A decent midwife can be a godsend during pregnancy. As any mum will tell you, an instant connection and a feeling that you can talk about anything can make the entire process so much easier. Some women even come to value their midwives so much that they can’t bear to part!
But, while the midwife appointments that scatter the pregnancy calendar were once all about physical health, a new feature should make itself known in every midwife appointment, and that feature is mental health. Many midwives are now trained to look for signs of anxiety or depression, as well as checking out your baby and weight. Still, countless women find it difficult to open up to even the friendliest midwives about how they’re really feeling.
This is a problem considering that no matter the pregnancy, as many as 1 in 5 women can struggle. You might have conceived naturally, gone through IVF, or even embarked on embryo adoption; it doesn’t matter. Your mental health should still make a regular appearance! If you aren’t convinced that talking about your feelings is a useful way to spend your midwife meetings right now, then keep reading to find out why you’re wrong.
# 1 – Opening up can strengthen the bond you share with your midwife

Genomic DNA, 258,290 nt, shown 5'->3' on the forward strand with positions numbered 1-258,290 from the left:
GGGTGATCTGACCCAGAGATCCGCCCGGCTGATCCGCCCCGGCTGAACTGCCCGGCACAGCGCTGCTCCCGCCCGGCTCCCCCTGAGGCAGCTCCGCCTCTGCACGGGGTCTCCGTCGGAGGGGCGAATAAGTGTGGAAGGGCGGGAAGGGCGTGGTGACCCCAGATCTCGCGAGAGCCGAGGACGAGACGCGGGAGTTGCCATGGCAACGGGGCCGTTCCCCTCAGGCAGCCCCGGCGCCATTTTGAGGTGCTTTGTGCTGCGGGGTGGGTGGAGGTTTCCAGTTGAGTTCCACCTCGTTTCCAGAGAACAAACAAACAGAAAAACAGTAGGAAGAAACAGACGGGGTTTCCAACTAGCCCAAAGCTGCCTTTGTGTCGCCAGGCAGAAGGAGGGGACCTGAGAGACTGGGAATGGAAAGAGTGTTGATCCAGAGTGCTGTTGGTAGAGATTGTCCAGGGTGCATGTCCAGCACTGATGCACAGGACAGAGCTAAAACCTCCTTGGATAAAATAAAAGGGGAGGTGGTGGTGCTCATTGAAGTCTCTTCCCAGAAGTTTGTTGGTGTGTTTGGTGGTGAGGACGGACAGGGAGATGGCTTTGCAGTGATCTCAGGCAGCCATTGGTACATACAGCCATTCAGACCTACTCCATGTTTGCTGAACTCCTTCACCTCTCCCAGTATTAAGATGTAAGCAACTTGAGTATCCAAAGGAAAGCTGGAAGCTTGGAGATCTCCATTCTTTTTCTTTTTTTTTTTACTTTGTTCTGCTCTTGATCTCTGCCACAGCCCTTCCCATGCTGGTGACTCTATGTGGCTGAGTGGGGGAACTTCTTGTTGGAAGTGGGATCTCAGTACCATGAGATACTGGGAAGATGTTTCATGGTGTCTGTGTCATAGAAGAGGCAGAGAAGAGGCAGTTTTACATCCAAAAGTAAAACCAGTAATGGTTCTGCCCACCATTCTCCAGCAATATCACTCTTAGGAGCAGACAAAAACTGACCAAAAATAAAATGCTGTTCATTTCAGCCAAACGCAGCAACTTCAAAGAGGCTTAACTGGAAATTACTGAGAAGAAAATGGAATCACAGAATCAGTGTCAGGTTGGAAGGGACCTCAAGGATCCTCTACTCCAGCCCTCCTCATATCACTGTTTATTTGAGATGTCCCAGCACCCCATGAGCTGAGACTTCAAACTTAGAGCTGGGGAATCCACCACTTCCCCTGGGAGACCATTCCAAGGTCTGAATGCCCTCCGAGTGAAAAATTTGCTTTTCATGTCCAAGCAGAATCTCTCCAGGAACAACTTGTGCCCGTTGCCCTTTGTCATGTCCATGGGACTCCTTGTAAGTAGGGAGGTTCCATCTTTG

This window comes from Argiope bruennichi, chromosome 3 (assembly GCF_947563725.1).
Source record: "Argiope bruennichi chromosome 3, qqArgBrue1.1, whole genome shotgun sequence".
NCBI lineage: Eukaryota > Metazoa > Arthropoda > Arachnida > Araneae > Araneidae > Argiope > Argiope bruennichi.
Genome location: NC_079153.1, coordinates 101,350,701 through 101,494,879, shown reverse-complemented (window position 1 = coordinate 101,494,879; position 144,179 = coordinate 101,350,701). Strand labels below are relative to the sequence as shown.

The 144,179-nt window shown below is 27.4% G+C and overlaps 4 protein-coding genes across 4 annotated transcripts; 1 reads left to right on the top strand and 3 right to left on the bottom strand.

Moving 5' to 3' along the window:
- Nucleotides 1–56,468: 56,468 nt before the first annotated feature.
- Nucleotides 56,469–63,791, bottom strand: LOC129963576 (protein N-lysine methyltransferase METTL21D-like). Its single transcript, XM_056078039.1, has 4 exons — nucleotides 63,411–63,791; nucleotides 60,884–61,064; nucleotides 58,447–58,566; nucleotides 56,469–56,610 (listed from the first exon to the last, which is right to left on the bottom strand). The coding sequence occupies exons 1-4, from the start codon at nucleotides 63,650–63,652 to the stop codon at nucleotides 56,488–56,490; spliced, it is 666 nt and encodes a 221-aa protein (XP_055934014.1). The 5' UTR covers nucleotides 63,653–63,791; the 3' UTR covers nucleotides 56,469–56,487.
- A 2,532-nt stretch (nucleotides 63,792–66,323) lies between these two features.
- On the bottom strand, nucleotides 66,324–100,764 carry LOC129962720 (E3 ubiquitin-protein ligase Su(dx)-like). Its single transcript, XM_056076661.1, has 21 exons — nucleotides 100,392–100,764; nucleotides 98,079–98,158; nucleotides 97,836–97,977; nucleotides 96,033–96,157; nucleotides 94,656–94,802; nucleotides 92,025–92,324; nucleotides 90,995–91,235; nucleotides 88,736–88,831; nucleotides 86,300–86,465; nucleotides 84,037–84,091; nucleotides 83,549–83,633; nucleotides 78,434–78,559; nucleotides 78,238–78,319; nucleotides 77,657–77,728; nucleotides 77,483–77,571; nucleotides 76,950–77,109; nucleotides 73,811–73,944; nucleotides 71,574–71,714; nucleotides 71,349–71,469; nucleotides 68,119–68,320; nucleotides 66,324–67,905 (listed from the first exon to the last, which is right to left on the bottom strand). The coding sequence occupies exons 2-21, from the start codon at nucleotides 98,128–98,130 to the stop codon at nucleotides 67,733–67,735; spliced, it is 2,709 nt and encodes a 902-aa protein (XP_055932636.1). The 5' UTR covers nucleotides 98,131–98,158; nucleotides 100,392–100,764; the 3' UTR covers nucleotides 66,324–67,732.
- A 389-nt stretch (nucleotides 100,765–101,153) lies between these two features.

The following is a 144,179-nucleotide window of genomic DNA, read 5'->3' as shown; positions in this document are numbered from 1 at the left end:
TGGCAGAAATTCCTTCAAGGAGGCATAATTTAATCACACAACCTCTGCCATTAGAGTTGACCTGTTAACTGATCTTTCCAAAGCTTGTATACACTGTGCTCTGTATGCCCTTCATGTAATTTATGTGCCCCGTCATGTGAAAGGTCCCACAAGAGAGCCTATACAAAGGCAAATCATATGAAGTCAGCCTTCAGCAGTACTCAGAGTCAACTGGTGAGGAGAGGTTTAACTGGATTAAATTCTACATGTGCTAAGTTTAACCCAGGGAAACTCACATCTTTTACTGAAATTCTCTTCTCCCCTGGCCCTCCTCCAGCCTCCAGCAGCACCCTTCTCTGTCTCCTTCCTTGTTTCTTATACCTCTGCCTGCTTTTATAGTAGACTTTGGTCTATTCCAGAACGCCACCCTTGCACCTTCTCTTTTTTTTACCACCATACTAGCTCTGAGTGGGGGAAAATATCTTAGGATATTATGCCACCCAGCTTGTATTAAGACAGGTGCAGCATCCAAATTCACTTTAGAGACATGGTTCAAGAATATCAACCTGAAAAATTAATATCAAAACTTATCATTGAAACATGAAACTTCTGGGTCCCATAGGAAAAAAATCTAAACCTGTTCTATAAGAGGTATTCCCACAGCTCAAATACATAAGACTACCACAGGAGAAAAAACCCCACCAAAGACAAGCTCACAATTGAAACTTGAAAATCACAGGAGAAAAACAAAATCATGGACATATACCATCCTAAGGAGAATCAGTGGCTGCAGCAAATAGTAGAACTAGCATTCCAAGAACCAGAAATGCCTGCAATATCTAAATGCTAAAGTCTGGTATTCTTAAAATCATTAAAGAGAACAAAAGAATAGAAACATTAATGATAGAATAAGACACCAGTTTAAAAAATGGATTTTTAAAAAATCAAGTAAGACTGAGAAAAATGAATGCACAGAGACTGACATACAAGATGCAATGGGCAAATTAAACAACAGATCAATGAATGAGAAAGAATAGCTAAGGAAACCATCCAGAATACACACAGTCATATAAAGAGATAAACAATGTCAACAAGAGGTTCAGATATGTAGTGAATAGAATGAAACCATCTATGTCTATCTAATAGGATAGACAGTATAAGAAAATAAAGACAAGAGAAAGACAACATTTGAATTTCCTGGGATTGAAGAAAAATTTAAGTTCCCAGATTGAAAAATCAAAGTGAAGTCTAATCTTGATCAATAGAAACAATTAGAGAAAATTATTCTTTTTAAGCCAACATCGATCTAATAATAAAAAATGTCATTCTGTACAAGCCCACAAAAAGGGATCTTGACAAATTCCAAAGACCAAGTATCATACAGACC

Remember when we mentioned the importance of a close midwife connection? Well, this is the perfect example. By opening up about your true feelings, you guarantee that your relationship with your midwife is strong. These open communications then ensure that assistance during your birth and after visits is as useful as it can be. And, that’s what every midwife-mum relationship should be about.
# 2 – Discussion can raise your awareness of the risks
Mental health discussions can also help you to look out for warning signs before you start spiralling. Your midwife can talk you through checklists, and actively seek information about what you or your partner should be looking out for. It may seem a strange distraction now, but it could make a massive difference down the line.
# 3 – You’ll never need to suffer in silence
Note, too, that getting into a regular habit of discussing mental health concerns means you’ll never need to suffer in silence. Too many women find it difficult or impossible to open up to their midwives when things do wrong, mainly because of stigmas still surrounding mental health. Many even feel that they have to cover up because they’re convinced they should be beaming from ear to ear. But, if you allow for the possibility of a mental decline from day one, you shouldn’t find it difficult to let your midwife know as soon as you start suffering.
Considering issues like depression can seem oddly out of place amid this exciting time, but your mind plays just as significant a role in a healthy pregnancy as your body does. Make your midwife’s job easier by realising that, and opening those doors with their help sooner rather than later.